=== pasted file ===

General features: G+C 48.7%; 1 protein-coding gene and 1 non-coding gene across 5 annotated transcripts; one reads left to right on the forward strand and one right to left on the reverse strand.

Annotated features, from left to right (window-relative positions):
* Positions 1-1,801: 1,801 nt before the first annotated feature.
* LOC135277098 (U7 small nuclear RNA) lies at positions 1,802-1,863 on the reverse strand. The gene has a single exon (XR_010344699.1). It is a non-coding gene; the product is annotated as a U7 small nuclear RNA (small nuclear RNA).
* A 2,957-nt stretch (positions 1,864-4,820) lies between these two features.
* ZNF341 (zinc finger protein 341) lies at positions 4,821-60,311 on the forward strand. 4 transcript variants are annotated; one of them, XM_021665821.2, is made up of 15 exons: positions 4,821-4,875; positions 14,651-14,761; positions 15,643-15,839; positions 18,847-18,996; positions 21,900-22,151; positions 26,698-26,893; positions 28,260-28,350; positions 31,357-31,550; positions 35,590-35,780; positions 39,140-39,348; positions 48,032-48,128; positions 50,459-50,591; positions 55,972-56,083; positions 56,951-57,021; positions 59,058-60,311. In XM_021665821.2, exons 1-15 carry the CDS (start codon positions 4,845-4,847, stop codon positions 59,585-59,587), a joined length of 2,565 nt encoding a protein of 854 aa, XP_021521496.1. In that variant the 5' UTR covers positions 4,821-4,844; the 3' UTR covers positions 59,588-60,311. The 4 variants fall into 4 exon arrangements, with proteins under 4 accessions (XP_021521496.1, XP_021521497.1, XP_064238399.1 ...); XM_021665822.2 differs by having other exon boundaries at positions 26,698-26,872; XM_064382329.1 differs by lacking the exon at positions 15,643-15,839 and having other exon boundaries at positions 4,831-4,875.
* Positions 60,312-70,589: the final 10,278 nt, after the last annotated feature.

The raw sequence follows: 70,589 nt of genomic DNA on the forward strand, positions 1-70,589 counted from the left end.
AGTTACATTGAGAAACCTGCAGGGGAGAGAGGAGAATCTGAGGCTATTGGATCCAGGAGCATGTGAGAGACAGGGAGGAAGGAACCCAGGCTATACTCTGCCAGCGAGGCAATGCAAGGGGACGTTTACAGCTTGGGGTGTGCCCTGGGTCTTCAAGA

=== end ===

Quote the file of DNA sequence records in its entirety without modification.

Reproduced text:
General features: G+C 48.7%; 1 protein-coding gene and 1 non-coding gene across 5 annotated transcripts; one reads left to right on the forward strand and one right to left on the reverse strand.

Annotated features, from left to right (window-relative positions):
* Positions 1-1,801: 1,801 nt before the first annotated feature.
* LOC135277098 (U7 small nuclear RNA) lies at positions 1,802-1,863 on the reverse strand. The gene has a single exon (XR_010344699.1). It is a non-coding gene; the product is annotated as a U7 small nuclear RNA (small nuclear RNA).
* A 2,957-nt stretch (positions 1,864-4,820) lies between these two features.
* ZNF341 (zinc finger protein 341) lies at positions 4,821-60,311 on the forward strand. 4 transcript variants are annotated; one of them, XM_021665821.2, is made up of 15 exons: positions 4,821-4,875; positions 14,651-14,761; positions 15,643-15,839; positions 18,847-18,996; positions 21,900-22,151; positions 26,698-26,893; positions 28,260-28,350; positions 31,357-31,550; positions 35,590-35,780; positions 39,140-39,348; positions 48,032-48,128; positions 50,459-50,591; positions 55,972-56,083; positions 56,951-57,021; positions 59,058-60,311. In XM_021665821.2, exons 1-15 carry the CDS (start codon positions 4,845-4,847, stop codon positions 59,585-59,587), a joined length of 2,565 nt encoding a protein of 854 aa, XP_021521496.1. In that variant the 5' UTR covers positions 4,821-4,844; the 3' UTR covers positions 59,588-60,311. The 4 variants fall into 4 exon arrangements, with proteins under 4 accessions (XP_021521496.1, XP_021521497.1, XP_064238399.1 ...); XM_021665822.2 differs by having other exon boundaries at positions 26,698-26,872; XM_064382329.1 differs by lacking the exon at positions 15,643-15,839 and having other exon boundaries at positions 4,831-4,875.
* Positions 60,312-70,589: the final 10,278 nt, after the last annotated feature.

The raw sequence follows: 70,589 nt of genomic DNA on the forward strand, positions 1-70,589 counted from the left end.
AGTTACATTGAGAAACCTGCAGGGGAGAGAGGAGAATCTGAGGCTATTGGATCCAGGAGCATGTGAGAGACAGGGAGGAAGGAACCCAGGCTATACTCTGCCAGCGAGGCAATGCAAGGGGACGTTTACAGCTTGGGGTGTGCCCTGGGTCTTCAAGA